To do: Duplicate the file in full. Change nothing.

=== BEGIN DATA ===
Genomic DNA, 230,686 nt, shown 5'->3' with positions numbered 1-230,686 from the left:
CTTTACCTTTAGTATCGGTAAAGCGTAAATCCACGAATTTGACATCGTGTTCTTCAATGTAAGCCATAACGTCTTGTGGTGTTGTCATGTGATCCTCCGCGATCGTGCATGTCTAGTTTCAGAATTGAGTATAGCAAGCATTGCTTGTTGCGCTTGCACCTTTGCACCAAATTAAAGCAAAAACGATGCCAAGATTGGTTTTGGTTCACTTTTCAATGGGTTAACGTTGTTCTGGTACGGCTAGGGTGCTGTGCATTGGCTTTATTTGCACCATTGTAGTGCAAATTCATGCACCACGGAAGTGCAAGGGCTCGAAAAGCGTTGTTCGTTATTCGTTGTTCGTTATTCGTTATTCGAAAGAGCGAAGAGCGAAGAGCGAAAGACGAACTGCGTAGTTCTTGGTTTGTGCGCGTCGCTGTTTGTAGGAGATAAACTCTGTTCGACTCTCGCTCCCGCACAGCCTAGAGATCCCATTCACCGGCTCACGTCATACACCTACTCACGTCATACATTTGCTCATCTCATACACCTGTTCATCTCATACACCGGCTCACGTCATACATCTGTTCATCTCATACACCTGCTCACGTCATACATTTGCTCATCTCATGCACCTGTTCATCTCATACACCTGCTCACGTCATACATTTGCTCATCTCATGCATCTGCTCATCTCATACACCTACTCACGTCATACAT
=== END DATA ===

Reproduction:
Genomic DNA, 230,686 nt, shown 5'->3' with positions numbered 1-230,686 from the left:
CTTTACCTTTAGTATCGGTAAAGCGTAAATCCACGAATTTGACATCGTGTTCTTCAATGTAAGCCATAACGTCTTGTGGTGTTGTCATGTGATCCTCCGCGATCGTGCATGTCTAGTTTCAGAATTGAGTATAGCAAGCATTGCTTGTTGCGCTTGCACCTTTGCACCAAATTAAAGCAAAAACGATGCCAAGATTGGTTTTGGTTCACTTTTCAATGGGTTAACGTTGTTCTGGTACGGCTAGGGTGCTGTGCATTGGCTTTATTTGCACCATTGTAGTGCAAATTCATGCACCACGGAAGTGCAAGGGCTCGAAAAGCGTTGTTCGTTATTCGTTGTTCGTTATTCGTTATTCGAAAGAGCGAAGAGCGAAGAGCGAAAGACGAACTGCGTAGTTCTTGGTTTGTGCGCGTCGCTGTTTGTAGGAGATAAACTCTGTTCGACTCTCGCTCCCGCACAGCCTAGAGATCCCATTCACCGGCTCACGTCATACACCTACTCACGTCATACATTTGCTCATCTCATACACCTGTTCATCTCATACACCGGCTCACGTCATACATCTGTTCATCTCATACACCTGCTCACGTCATACATTTGCTCATCTCATGCACCTGTTCATCTCATACACCTGCTCACGTCATACATTTGCTCATCTCATGCATCTGCTCATCTCATACACCTACTCACGTCATACAT